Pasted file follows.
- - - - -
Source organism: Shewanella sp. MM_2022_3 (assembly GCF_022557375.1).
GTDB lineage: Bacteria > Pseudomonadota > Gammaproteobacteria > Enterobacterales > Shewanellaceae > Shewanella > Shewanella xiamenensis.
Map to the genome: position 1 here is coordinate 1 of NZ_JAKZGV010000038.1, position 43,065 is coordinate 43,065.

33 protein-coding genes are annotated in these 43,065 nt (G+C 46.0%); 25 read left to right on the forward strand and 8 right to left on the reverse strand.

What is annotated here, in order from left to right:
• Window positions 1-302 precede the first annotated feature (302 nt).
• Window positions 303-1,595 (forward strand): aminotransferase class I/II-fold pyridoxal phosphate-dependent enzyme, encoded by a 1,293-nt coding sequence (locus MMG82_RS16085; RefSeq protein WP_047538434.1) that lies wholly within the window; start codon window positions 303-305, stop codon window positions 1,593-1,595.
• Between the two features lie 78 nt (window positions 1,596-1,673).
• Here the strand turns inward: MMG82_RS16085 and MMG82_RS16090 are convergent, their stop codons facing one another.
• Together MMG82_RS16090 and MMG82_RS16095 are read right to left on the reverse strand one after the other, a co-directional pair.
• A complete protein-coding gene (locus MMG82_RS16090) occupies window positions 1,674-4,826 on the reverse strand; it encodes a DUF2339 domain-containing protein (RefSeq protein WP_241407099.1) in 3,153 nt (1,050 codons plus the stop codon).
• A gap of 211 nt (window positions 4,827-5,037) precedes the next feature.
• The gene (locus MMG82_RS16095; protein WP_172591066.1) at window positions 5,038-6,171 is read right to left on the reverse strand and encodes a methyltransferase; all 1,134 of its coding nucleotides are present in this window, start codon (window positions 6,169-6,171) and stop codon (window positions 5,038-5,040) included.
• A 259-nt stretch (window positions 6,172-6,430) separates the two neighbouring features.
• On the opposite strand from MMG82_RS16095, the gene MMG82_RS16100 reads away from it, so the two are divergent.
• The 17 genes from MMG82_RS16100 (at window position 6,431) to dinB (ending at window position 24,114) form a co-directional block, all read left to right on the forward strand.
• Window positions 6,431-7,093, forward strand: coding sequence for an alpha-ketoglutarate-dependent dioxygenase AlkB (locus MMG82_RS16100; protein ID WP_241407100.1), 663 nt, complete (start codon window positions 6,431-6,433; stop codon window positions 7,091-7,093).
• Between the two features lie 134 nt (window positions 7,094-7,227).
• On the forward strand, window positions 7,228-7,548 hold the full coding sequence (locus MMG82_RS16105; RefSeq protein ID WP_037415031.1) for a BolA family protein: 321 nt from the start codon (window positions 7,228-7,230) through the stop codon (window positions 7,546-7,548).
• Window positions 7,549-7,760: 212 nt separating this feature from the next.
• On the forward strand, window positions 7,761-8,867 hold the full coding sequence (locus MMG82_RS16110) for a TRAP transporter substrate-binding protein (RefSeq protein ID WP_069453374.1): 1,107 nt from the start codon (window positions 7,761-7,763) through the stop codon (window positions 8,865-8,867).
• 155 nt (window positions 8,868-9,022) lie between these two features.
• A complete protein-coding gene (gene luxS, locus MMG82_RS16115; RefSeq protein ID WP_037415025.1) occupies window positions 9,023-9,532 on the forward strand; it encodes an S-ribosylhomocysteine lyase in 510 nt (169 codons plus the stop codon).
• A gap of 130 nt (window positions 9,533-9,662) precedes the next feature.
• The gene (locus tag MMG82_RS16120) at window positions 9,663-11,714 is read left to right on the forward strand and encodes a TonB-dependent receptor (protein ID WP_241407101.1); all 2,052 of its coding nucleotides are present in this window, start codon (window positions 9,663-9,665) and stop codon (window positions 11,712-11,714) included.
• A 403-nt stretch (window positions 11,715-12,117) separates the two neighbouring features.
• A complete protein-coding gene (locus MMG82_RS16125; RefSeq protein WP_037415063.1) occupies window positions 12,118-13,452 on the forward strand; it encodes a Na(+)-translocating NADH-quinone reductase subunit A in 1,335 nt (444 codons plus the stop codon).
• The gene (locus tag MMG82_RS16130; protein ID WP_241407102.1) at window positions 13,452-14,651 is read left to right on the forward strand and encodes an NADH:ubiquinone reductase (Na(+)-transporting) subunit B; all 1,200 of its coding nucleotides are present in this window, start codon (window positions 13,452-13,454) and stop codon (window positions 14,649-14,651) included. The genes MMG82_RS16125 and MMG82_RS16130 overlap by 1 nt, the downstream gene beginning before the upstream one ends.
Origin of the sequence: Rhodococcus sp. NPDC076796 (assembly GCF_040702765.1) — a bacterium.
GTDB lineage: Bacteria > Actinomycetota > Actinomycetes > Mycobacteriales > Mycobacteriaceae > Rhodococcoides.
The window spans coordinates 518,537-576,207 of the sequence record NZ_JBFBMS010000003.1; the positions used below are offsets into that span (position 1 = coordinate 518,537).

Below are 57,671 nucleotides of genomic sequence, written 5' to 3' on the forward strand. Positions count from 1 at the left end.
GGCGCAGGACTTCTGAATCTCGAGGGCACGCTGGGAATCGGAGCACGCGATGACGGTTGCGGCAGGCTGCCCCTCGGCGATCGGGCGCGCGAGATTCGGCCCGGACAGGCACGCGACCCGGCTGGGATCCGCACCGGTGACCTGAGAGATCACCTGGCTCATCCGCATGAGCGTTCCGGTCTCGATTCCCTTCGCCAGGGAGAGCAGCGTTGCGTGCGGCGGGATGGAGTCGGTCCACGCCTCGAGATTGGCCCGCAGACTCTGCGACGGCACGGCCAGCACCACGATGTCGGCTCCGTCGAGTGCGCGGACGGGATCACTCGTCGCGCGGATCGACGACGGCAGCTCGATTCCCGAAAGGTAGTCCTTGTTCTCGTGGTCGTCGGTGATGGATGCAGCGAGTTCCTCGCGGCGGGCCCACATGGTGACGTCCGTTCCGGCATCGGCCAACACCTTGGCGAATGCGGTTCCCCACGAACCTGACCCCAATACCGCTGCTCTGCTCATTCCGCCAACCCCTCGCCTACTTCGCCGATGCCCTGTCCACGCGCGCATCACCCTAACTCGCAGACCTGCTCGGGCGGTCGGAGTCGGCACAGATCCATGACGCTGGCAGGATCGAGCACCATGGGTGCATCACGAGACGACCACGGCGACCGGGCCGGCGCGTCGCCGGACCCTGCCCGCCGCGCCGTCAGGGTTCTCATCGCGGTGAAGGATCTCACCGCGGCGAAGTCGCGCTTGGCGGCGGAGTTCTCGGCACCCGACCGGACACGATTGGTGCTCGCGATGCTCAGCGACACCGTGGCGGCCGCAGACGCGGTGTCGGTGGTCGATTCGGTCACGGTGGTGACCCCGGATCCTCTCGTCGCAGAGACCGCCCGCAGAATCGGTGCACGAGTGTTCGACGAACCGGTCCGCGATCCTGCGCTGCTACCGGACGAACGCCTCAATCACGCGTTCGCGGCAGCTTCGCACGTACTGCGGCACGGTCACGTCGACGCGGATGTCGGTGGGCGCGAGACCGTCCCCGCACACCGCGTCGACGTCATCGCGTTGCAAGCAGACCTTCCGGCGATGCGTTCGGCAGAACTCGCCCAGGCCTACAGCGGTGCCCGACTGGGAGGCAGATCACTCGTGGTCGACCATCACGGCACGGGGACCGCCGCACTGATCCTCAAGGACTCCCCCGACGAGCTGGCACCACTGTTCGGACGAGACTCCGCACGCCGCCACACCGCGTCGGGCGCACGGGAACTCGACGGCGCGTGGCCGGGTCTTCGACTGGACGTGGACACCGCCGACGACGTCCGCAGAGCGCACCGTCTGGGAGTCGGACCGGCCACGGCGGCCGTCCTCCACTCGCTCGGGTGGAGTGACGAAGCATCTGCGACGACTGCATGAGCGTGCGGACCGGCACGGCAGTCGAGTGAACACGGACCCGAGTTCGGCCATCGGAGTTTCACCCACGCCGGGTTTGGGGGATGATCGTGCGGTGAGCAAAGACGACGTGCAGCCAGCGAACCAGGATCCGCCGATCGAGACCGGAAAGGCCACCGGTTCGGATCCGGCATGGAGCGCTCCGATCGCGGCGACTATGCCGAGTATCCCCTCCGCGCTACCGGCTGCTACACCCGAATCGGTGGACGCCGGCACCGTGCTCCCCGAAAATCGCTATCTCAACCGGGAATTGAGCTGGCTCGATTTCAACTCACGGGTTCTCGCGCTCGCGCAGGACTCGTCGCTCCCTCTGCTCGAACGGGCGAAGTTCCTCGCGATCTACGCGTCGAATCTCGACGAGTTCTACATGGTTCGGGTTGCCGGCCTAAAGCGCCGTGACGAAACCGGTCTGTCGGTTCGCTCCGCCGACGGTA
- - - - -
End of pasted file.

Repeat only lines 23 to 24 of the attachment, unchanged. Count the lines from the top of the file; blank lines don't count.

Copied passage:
• A complete protein-coding gene (gene luxS, locus MMG82_RS16115; RefSeq protein ID WP_037415025.1) occupies window positions 9,023-9,532 on the forward strand; it encodes an S-ribosylhomocysteine lyase in 510 nt (169 codons plus the stop codon).
• A gap of 130 nt (window positions 9,533-9,662) precedes the next feature.